broghten r3ed negtar

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This topic contains 10 replies, has 10 voices, and was last updated by Stelios Stelios 3 months, 3 weeks ago.

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  • #5272616 Report Abuse
    waynebridges
    waynebridges
    Participant

    I HAVE BEEN TOLD THAT BROUGHTEN RED NETAR WILL KILL HUMMINGBIRD. IS THIS TRUE?


    #5272620 Report Abuse
    narnian
    narnian
    Participant

    No, probably not, (I don’t know if there has been an actual study done)  but…consider how small a hummer is (they weigh less than an ounce) do you really want to put artificial dyes in their food, especially when it causes so many problems in humans who weigh so much more?…

    It is very simple to make your own nectar…use 4 parts water to one or 2 parts sugar, I shake mine in a jar with lid and store what I don’t use in the refrigerator.

    Remember the ratio is 4:1 (but can be stronger when birds are leaving for migration or just returning)

    * Perhaps our hummingbird expert (Mark aka txhummers) will tell us more.


    #5272650 Report Abuse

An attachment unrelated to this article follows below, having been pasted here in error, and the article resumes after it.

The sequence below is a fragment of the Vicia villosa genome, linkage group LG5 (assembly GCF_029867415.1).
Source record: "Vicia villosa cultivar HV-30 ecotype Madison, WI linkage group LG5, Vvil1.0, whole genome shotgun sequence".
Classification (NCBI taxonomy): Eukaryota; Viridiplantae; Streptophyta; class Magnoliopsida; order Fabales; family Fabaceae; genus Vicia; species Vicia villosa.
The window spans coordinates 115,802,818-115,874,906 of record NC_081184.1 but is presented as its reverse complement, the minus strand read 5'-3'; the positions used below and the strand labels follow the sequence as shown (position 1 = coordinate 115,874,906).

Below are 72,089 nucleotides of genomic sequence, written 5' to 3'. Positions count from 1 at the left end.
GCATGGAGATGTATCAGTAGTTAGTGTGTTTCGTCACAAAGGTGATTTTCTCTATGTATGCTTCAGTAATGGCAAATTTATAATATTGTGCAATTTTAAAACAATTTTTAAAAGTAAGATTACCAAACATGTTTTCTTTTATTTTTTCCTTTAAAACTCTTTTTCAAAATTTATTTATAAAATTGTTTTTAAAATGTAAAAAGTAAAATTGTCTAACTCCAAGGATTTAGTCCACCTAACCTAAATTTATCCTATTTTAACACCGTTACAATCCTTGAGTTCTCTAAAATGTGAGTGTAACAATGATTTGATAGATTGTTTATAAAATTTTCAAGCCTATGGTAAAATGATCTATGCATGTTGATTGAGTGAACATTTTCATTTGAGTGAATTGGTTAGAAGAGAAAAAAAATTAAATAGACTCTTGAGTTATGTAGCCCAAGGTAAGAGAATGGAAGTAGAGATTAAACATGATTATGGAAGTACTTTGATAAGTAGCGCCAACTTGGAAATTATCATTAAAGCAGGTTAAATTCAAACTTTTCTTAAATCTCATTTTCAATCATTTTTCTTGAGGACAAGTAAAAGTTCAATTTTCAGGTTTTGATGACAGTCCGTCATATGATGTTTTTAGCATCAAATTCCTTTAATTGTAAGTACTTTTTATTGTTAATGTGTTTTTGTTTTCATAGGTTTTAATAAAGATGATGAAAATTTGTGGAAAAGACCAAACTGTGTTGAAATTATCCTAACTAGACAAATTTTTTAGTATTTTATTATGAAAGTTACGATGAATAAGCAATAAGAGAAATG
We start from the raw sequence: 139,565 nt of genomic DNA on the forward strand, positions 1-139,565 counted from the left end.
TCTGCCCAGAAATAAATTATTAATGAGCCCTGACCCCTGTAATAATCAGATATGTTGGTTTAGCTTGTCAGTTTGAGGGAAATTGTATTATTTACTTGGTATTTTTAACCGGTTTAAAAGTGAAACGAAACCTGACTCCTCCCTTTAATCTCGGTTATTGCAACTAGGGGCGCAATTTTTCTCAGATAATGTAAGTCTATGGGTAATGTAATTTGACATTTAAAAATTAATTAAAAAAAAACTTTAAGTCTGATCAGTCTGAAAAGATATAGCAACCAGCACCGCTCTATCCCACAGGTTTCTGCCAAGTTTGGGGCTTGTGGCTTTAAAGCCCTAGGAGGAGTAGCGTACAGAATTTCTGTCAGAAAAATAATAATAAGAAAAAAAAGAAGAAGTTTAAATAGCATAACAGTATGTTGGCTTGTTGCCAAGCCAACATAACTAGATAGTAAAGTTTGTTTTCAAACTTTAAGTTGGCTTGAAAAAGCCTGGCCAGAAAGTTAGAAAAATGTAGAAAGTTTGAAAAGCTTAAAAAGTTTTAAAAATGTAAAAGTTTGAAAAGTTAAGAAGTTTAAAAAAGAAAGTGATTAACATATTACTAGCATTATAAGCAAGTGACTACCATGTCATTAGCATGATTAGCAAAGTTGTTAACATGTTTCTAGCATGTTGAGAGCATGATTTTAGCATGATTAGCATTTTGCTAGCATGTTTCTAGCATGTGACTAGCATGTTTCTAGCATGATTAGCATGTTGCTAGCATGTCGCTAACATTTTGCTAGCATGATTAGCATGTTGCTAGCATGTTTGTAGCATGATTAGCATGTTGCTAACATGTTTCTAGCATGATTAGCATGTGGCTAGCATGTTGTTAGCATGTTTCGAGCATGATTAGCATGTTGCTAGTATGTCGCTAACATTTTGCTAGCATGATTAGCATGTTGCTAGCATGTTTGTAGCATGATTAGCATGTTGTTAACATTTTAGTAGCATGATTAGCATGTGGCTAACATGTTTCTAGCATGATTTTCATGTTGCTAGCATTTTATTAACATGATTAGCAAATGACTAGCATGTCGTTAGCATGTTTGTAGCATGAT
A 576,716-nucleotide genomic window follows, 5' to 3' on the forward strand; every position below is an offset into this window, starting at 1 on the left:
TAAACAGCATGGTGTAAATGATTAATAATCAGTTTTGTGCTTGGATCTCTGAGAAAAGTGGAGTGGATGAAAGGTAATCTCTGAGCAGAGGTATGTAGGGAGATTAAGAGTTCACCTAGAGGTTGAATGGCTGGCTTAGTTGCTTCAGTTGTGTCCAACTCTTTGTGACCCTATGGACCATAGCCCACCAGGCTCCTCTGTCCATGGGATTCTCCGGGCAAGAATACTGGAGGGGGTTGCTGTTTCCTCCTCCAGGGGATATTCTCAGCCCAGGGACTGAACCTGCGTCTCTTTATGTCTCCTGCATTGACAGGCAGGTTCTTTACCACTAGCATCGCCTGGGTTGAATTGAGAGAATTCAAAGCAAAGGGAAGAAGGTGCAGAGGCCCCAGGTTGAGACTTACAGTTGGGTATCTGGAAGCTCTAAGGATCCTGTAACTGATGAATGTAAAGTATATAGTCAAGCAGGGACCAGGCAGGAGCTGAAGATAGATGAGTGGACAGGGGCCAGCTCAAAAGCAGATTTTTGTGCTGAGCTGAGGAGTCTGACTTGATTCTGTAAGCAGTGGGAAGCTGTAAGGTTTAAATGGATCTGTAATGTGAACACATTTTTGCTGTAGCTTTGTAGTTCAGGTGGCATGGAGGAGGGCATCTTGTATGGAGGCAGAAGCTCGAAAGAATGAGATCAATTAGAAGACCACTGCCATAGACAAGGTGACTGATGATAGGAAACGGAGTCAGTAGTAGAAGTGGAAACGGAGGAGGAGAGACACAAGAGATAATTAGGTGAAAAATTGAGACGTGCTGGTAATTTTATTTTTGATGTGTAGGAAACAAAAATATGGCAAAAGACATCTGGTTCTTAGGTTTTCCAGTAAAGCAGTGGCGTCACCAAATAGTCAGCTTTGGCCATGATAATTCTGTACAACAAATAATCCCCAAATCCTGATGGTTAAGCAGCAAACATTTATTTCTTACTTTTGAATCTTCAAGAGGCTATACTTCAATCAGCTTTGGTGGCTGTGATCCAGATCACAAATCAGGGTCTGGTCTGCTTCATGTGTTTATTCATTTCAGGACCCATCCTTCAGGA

CatsBirds
    CatsBirds
    Participant

    They don’t recommend using anything with dyes in it. I use Narians formula all the time.. I keep a couple cups made up and in the fridge.

    And I do make it a bit stronger the last of September when they start migrating south…


    Sharon, Catsbirds, Community Team Member
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    #5272657 Report Abuse
    CatsBirds
    CatsBirds
    Participant

    Natural nectar is colorless, and adding red dye to a hummingbird nectar recipe is simply adding one more chemical to the birds’ food – a chemical they do not need. Red dye has no nutritional value for the birds, and unofficial studies have not shown hummingbirds to have any significant preference for visiting feeders with red dye when compared to feeders offering clear nectar. Instead, the strength of the sugar solution and the cleanliness of the feeders are more instrumental in the birds’ feeding preferences.